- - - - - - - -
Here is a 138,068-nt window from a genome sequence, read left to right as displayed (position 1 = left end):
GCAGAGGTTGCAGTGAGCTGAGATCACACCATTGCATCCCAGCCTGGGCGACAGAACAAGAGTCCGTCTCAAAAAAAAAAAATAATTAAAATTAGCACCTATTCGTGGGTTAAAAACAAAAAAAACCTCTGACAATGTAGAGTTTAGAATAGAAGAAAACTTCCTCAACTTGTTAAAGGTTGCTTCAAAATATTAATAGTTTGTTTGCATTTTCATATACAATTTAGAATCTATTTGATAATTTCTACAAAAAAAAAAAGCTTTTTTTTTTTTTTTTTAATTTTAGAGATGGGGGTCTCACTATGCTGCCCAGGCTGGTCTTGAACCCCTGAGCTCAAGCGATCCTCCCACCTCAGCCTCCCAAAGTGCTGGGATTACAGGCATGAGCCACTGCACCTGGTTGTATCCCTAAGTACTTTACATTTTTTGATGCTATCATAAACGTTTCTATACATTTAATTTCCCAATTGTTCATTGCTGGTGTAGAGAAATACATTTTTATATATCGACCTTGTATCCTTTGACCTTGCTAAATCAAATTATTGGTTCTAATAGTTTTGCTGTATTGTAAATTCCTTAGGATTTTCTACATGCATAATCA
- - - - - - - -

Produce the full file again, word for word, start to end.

Here is a 138,068-nt window from a genome sequence, read left to right as displayed (position 1 = left end):
GCAGAGGTTGCAGTGAGCTGAGATCACACCATTGCATCCCAGCCTGGGCGACAGAACAAGAGTCCGTCTCAAAAAAAAAAAATAATTAAAATTAGCACCTATTCGTGGGTTAAAAACAAAAAAAACCTCTGACAATGTAGAGTTTAGAATAGAAGAAAACTTCCTCAACTTGTTAAAGGTTGCTTCAAAATATTAATAGTTTGTTTGCATTTTCATATACAATTTAGAATCTATTTGATAATTTCTACAAAAAAAAAAAGCTTTTTTTTTTTTTTTTTAATTTTAGAGATGGGGGTCTCACTATGCTGCCCAGGCTGGTCTTGAACCCCTGAGCTCAAGCGATCCTCCCACCTCAGCCTCCCAAAGTGCTGGGATTACAGGCATGAGCCACTGCACCTGGTTGTATCCCTAAGTACTTTACATTTTTTGATGCTATCATAAACGTTTCTATACATTTAATTTCCCAATTGTTCATTGCTGGTGTAGAGAAATACATTTTTATATATCGACCTTGTATCCTTTGACCTTGCTAAATCAAATTATTGGTTCTAATAGTTTTGCTGTATTGTAAATTCCTTAGGATTTTCTACATGCATAATCA